Research on parents’ struggles with supporting dyslexic children gives teachers a window into a complex relationship
The relationship between parent and teacher is often a strained one. Teachers are the experts. Yet, parents know their children better than anyone and often pick up things that teachers miss in the hundreds of competing demands on their time.
Dyslexia is one of the most come causes of stress and breakdown in the parent-teacher relationship. Whether it be disagreements over diagnosis or support, everything has been made harder in recent years by constricting budgets.
Yet, maintaining a strong dialog between parent and teacher is the best way to identify and support a young dyslexic. Alternatives, like changing school or battling through the EHCP systems are a traumatic and unnecessary burden for all concerned.
Early this year, the British Dyslexia Association in partnership with Parenting Dyslexia and Helen’s Place, set out to understand to what extent raising a child with dyslexia affects parents, how capable they felt in the role and critically for teachers, how they viewed their relationship with schools.
Parents feel out of their depth
What came through most clearly in the survey of 1,300 parents, is they do not feel they have the knowledge to support their dyslexic child. Almost all, 95 percent, of respondents felt they lacked the skills and knowledge to support their children.
This indicates that much of the frustration between parents and teachers may not be down to parents thinking that schools should be following their guidance on support but rather a desperate want to access the insights of the expert, the teacher.
One parent commented, “…there is very little support out there for children and parents. We are guessing most of the time and feel like we are screaming for help.”
Having a dyslexic child impacts home life
As much as parents love and support their children, a child with dyslexia can often be more stressful to parent.
Seventy seven percent of parents felt exhausted by having to deal with their child’s dyslexia, and 76 percent of parents said that they sometimes lost patience and got frustrated with their dyslexic child. Showing that frustrations teachers see as animosity toward them, may have started with additional stresses at home.
One parent typified the struggle, “At the weekend, I take my daughter to her tutors, so I miss every Saturday morning with my other children. By the time I come home, I have just enough time to get through the housework before dinnertime.”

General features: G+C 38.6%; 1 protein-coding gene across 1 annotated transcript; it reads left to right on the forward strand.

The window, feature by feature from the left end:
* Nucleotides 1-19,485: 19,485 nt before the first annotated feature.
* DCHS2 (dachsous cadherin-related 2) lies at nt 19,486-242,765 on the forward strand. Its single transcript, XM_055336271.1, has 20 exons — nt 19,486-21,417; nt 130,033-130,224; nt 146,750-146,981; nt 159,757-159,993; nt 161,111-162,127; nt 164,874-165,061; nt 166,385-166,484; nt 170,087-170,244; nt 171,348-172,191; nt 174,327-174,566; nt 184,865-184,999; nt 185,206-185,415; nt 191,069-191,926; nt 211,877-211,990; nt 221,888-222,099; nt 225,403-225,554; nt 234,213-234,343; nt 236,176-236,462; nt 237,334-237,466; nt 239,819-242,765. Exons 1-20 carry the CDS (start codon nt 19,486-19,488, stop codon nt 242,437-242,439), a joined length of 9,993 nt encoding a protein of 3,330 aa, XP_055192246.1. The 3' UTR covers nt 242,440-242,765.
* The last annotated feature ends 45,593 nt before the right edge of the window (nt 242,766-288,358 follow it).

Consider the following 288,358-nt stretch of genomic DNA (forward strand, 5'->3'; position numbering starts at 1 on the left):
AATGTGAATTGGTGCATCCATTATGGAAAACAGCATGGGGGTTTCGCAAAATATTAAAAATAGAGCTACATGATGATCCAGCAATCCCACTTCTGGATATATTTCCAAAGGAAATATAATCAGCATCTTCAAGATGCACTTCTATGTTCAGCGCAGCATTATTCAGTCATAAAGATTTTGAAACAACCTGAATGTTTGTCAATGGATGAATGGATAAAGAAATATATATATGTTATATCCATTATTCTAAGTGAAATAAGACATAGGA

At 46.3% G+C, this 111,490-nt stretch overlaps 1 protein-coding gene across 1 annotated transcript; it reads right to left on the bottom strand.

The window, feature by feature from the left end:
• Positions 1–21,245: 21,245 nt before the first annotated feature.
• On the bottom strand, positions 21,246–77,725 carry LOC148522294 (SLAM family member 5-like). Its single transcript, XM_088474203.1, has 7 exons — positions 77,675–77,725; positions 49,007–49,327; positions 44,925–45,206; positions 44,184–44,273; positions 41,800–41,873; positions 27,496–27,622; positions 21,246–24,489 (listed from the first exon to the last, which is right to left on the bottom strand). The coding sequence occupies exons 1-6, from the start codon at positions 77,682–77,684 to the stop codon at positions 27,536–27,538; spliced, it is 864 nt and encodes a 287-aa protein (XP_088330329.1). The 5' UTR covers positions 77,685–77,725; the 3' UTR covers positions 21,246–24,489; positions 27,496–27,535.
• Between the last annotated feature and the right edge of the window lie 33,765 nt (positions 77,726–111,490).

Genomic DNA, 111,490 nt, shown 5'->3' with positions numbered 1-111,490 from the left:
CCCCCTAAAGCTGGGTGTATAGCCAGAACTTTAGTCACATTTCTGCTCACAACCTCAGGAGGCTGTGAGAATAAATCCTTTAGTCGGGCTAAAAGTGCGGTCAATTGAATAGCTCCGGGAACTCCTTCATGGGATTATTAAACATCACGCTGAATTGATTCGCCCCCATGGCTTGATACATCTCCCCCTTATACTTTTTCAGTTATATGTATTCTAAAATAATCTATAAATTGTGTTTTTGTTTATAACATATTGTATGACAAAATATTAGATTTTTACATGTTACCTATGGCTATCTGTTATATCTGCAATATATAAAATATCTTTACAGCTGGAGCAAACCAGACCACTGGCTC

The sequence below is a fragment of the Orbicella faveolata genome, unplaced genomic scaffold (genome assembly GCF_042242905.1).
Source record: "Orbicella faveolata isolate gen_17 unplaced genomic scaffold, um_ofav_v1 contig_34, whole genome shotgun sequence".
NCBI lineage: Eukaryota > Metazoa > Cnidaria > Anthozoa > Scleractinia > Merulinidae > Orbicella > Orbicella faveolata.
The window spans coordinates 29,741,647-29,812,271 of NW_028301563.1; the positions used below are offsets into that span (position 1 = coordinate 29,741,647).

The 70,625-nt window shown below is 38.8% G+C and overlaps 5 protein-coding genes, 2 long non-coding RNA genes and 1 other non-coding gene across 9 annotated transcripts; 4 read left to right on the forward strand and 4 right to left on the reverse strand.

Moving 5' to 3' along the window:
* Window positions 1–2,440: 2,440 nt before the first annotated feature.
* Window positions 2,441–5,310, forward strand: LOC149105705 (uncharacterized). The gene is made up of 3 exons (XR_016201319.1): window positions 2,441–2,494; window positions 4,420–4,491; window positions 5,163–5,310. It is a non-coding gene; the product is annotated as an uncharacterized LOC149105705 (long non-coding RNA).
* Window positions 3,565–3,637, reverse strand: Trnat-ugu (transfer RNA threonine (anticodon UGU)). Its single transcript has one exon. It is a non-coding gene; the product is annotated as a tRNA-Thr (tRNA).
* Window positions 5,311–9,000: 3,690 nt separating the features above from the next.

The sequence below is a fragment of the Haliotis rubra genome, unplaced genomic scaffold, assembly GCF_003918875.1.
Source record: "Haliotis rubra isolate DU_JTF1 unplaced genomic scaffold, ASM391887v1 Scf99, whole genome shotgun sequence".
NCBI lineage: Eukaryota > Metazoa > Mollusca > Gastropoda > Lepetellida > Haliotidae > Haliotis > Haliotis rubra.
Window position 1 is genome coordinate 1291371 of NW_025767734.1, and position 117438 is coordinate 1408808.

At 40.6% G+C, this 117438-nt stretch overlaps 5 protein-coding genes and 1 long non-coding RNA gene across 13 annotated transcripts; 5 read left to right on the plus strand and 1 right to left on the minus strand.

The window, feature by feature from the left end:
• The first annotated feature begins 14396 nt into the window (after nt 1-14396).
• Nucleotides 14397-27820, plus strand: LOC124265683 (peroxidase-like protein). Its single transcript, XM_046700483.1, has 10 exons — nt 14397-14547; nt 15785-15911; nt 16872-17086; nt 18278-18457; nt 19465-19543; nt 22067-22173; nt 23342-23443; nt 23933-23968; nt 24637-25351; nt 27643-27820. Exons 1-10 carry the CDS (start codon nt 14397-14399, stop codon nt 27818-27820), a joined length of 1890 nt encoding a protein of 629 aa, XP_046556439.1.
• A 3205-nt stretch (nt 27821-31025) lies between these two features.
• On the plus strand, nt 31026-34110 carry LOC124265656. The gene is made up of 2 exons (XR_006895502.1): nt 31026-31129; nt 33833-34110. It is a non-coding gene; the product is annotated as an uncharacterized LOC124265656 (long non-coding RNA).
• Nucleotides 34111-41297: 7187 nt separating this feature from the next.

Managing competing demands and tight budgets can leave parents feeling fobbed off
The survey attracted over 2,500 comments, many around how parents felt towards schools. A common theme was that when teachers were managing differing demands and finite resources, parents interpreted this as dismissing their concerns.
The pressure schools are under to avoid adding children to the SEN register was explained by this teacher, “As a teacher, I’m told to tell parents that you cannot test for dyslexia and that parents need to pay privately if they wish, but we as a school don’t have to follow private assessments. Parents are also told that it [dyslexia] is not possible to recognise before seven years old.”
However, the result of this pressure on teachers is experienced like this, “I could see that she was struggling but got fobbed off by the school that it was a phase and she would eventually get it. She is such an anxious and angry girl who hates school and has to be physically held some days to go in.”
The research found that this resulted in 70 percent of parents feeling that their child’s school did not take their concerns about dyslexia seriously.
Interactions between teacher and parents are often highly charged
At the end of the day, parent and teacher have the same goal, a happy and achieving child. Yet, pressure of the system and misunderstanding of motives are leading to tense and often counterproductive discussions around supporting young dyslexics.
Seventy four percent of parents said they felt anxious when they had interactions with their child’s school, 70 percent said they felt disempowered during interactions with their child’s school and 55 percent of parents felt they were unable to communicate effectively with their child’s school. Seeing these figures, it is no wonder teachers find it difficult to build a collaborative relationship with parents.
Teachers can lead in defusing a tense environment
It’s not easy to work with parents of young dyslexics when 82 percent of them report they sometimes feel angry with their dyslexic child’s school. Yet, with budgets remaining tight and pressures always growing, it is necessary for teachers to double down on championing a cooperative atmosphere if things are going to improve.
Whilst increased time and financial resources are an option, investing in helping parents understand the realities of what is available, limited as it may be, and giving practical steps to access it will empower them. Overwhelming, the feedback is that that parents just want to help and giving them ways to will channel their energy into a productive avenue will improve life for all concerned.